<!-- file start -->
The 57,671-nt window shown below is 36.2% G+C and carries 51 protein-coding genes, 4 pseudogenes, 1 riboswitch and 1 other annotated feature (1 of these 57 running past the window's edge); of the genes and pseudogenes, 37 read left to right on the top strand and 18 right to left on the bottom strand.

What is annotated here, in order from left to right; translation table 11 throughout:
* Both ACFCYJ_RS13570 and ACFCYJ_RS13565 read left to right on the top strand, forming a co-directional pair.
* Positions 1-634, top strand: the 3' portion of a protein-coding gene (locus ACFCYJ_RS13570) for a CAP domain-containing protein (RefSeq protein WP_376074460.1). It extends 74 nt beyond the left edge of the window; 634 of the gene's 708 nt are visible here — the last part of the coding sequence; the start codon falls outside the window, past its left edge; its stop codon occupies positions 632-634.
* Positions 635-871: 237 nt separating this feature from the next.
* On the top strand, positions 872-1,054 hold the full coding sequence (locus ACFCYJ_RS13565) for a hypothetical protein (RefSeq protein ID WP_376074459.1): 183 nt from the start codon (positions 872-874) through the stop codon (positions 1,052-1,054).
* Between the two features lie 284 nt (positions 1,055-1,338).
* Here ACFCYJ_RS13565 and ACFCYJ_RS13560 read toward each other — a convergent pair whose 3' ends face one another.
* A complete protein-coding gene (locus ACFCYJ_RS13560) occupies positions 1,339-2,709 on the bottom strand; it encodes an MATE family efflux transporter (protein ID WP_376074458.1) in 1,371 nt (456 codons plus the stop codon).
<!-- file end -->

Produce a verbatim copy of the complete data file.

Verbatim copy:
The 57,671-nt window shown below is 36.2% G+C and carries 51 protein-coding genes, 4 pseudogenes, 1 riboswitch and 1 other annotated feature (1 of these 57 running past the window's edge); of the genes and pseudogenes, 37 read left to right on the top strand and 18 right to left on the bottom strand.

What is annotated here, in order from left to right; translation table 11 throughout:
* Both ACFCYJ_RS13570 and ACFCYJ_RS13565 read left to right on the top strand, forming a co-directional pair.
* Positions 1-634, top strand: the 3' portion of a protein-coding gene (locus ACFCYJ_RS13570) for a CAP domain-containing protein (RefSeq protein WP_376074460.1). It extends 74 nt beyond the left edge of the window; 634 of the gene's 708 nt are visible here — the last part of the coding sequence; the start codon falls outside the window, past its left edge; its stop codon occupies positions 632-634.
* Positions 635-871: 237 nt separating this feature from the next.
* On the top strand, positions 872-1,054 hold the full coding sequence (locus ACFCYJ_RS13565) for a hypothetical protein (RefSeq protein ID WP_376074459.1): 183 nt from the start codon (positions 872-874) through the stop codon (positions 1,052-1,054).
* Between the two features lie 284 nt (positions 1,055-1,338).
* Here ACFCYJ_RS13565 and ACFCYJ_RS13560 read toward each other — a convergent pair whose 3' ends face one another.
* A complete protein-coding gene (locus ACFCYJ_RS13560) occupies positions 1,339-2,709 on the bottom strand; it encodes an MATE family efflux transporter (protein ID WP_376074458.1) in 1,371 nt (456 codons plus the stop codon).